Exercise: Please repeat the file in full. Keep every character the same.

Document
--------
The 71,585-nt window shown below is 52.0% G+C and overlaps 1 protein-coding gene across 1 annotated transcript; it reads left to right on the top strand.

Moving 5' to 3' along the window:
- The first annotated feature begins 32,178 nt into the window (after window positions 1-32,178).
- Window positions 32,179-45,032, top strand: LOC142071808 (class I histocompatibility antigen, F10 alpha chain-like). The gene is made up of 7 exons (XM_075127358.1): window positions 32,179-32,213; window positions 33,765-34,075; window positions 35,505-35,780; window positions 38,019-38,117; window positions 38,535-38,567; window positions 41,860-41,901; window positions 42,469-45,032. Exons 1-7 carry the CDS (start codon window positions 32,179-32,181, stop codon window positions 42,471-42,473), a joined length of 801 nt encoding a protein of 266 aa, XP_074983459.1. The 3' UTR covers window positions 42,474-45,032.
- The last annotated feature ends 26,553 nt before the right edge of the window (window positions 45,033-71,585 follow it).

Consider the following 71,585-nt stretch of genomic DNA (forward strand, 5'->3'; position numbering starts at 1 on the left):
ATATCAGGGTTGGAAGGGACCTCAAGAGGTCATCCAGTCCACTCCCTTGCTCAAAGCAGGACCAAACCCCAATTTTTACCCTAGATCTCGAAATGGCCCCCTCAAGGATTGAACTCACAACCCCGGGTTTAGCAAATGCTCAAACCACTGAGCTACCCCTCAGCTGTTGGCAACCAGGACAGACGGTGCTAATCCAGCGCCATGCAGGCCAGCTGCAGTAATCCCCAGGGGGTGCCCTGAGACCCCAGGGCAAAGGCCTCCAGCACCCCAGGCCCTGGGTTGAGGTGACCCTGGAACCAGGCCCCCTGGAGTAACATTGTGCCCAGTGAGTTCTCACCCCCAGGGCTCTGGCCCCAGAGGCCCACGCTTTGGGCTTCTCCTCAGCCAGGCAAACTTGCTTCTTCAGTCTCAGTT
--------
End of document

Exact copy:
The 71,585-nt window shown below is 52.0% G+C and overlaps 1 protein-coding gene across 1 annotated transcript; it reads left to right on the top strand.

Moving 5' to 3' along the window:
- The first annotated feature begins 32,178 nt into the window (after window positions 1-32,178).
- Window positions 32,179-45,032, top strand: LOC142071808 (class I histocompatibility antigen, F10 alpha chain-like). The gene is made up of 7 exons (XM_075127358.1): window positions 32,179-32,213; window positions 33,765-34,075; window positions 35,505-35,780; window positions 38,019-38,117; window positions 38,535-38,567; window positions 41,860-41,901; window positions 42,469-45,032. Exons 1-7 carry the CDS (start codon window positions 32,179-32,181, stop codon window positions 42,471-42,473), a joined length of 801 nt encoding a protein of 266 aa, XP_074983459.1. The 3' UTR covers window positions 42,474-45,032.
- The last annotated feature ends 26,553 nt before the right edge of the window (window positions 45,033-71,585 follow it).

Consider the following 71,585-nt stretch of genomic DNA (forward strand, 5'->3'; position numbering starts at 1 on the left):
ATATCAGGGTTGGAAGGGACCTCAAGAGGTCATCCAGTCCACTCCCTTGCTCAAAGCAGGACCAAACCCCAATTTTTACCCTAGATCTCGAAATGGCCCCCTCAAGGATTGAACTCACAACCCCGGGTTTAGCAAATGCTCAAACCACTGAGCTACCCCTCAGCTGTTGGCAACCAGGACAGACGGTGCTAATCCAGCGCCATGCAGGCCAGCTGCAGTAATCCCCAGGGGGTGCCCTGAGACCCCAGGGCAAAGGCCTCCAGCACCCCAGGCCCTGGGTTGAGGTGACCCTGGAACCAGGCCCCCTGGAGTAACATTGTGCCCAGTGAGTTCTCACCCCCAGGGCTCTGGCCCCAGAGGCCCACGCTTTGGGCTTCTCCTCAGCCAGGCAAACTTGCTTCTTCAGTCTCAGTT